Marrying In Haste

World War Two was a heady time, and on-the-fly decisions weren't uncommon. Like getting married, for instance. 1942 has one of the highest marriage numbers on record in the United States. Some of these couples had been together for a while, but whirlwind courtships weren't unheard of. Sometimes called "gangplank marriage" or "shoving-off marriages," they … Continue reading Marrying In Haste

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No Business Like Show Business

Miss Showbiz has made yet another comeback, people. We in the twenty-first century have no firsthand knowledge of vaudeville in its heyday. The family show of a century ago, vaudeville featured song-and-dance people, skits, comedy, magic acts, animal acts, and basically anything respectable that could be done before an audience. Perfomers would travel circuits according … Continue reading No Business Like Show Business

Shamedown #5: The Longest Day

Time for my monthly dose of shame. If you've missed the previous Shamedown posts and want to know what it's all about, please visit Cinema Shame. Seventy-four years ago as of June sixth, the largest amphibious invasion in history took place. Officially called D-day, and codenamed Operation Overlord, it goes without saying that it was … Continue reading Shamedown #5: The Longest Day

Page To Screen: Of Human Bondage

About a year ago, I reviewed the 1934 film, Of Human Bondage, starring Leslie Howard and Bette Davis (Read it here), and at the time, I found it to be a downer, full of manipulation and abuse. In spite of that, I jumped at the chance to buy the novel at a library sale. When the price … Continue reading Page To Screen: Of Human Bondage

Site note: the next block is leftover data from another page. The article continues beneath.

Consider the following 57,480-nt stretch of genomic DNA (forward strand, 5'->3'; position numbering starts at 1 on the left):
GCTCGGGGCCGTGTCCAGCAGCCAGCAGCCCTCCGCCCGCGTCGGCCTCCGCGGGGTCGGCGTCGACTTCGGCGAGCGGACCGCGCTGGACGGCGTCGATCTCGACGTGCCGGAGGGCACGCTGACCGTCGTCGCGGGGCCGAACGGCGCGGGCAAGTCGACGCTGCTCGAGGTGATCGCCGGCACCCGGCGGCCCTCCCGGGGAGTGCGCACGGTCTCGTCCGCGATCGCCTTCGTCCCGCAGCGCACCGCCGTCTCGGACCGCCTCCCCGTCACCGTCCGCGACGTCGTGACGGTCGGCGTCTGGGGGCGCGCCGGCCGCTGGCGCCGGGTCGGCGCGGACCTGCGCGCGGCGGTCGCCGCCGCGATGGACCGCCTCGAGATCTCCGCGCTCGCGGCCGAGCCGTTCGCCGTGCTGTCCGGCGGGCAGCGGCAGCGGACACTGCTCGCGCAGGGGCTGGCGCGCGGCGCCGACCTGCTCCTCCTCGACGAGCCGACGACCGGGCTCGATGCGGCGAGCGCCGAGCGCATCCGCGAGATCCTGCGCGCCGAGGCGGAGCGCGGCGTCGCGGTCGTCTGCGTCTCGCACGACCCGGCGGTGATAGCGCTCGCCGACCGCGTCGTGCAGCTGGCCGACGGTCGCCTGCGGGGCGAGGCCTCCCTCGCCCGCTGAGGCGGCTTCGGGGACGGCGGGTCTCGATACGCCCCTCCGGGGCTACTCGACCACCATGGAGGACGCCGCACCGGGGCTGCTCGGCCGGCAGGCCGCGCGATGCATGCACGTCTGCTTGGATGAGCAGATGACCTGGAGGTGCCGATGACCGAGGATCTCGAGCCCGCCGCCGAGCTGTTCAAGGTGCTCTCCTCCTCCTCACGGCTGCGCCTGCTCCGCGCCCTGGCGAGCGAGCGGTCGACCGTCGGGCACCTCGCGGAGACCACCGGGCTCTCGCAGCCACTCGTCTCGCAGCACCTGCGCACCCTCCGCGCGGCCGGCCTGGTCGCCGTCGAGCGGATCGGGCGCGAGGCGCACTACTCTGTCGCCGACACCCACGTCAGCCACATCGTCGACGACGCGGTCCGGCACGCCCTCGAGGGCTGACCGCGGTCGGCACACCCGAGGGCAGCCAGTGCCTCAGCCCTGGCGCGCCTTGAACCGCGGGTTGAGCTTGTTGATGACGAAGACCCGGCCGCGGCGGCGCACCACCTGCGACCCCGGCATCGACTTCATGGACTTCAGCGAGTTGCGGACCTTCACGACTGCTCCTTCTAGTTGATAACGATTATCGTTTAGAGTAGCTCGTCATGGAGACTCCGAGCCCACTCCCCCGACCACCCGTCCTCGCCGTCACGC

Broadway Bound Blogathon: Curtain Call

First things first, we have a few more arriving at the party… Michaela at Love Letters To Old Hollywood gives us her third and final post with the history of Gigi. Catherine at Thoughts All Sorts has some thoughts on Seven Brides For Seven Brothers. Tiffany from Pure Entertainment Preservation Society brings us her review of the 1941 classic, Babes On Broadway. And in […]

Broadway Bound Blogathon: Day Three

We have come to Day Three of our Broadway Bound Blogathon, and more great entries are ahead (See Day Two here). As usual, I will post new arrivals throughout the day. So let's get right to them... Amanda from Old Hollywood Films leads with a look at the history of The King and I. Who knew this classic got … Continue reading Broadway Bound Blogathon: Day Three

End of an Era

Long before MGM put his story on the screen, Florenz Ziegfeld was dipping his toe into Hollywood. The first film he produced was 1917's The Land of Promise. Starring Billie Burke, the film is a straightforward story of farmers and romance. It's also, unfortunately, lost. Other films were takeoffs of his stage shows, such as Rio Rita or Whoopee.  Only … Continue reading End of an Era

Broadway Bound Blogathon: Day Two

Day Two, guys and gals! We've been having a great time so far on Broadway (Read Day One's entries here), and I don't know about the rest of you, but I'm excited to see what our participants have in store for us today. And unlike yesterday, you now have my undivided attention. 😉 So, without … Continue reading Broadway Bound Blogathon: Day Two

Three Ziegfeld Girls

While The Great Ziegfeld is a terrific movie, only a small percentage of it focused on the actual making of the Follies. We barely even got to see those famed stairs. Like Broadway, the Follies are a big subject, and in 1941, MGM revisited them in Ziegfeld Girl. Starring James Stewart, Judy Garland, Lana Turner, and Hedy Lamarr, … Continue reading Three Ziegfeld Girls

Broadway Bound Blogathon: Day One

The house lights have gone down, and the curtain has gone up... Yes, ladies and gentlemen, it is the first day of the Broadway Bound Blogathon! I will endeavor to update this post throughout the day with all the lovely entries our participants have in store for us. Thanks so much for all your well-wishes … Continue reading Broadway Bound Blogathon: Day One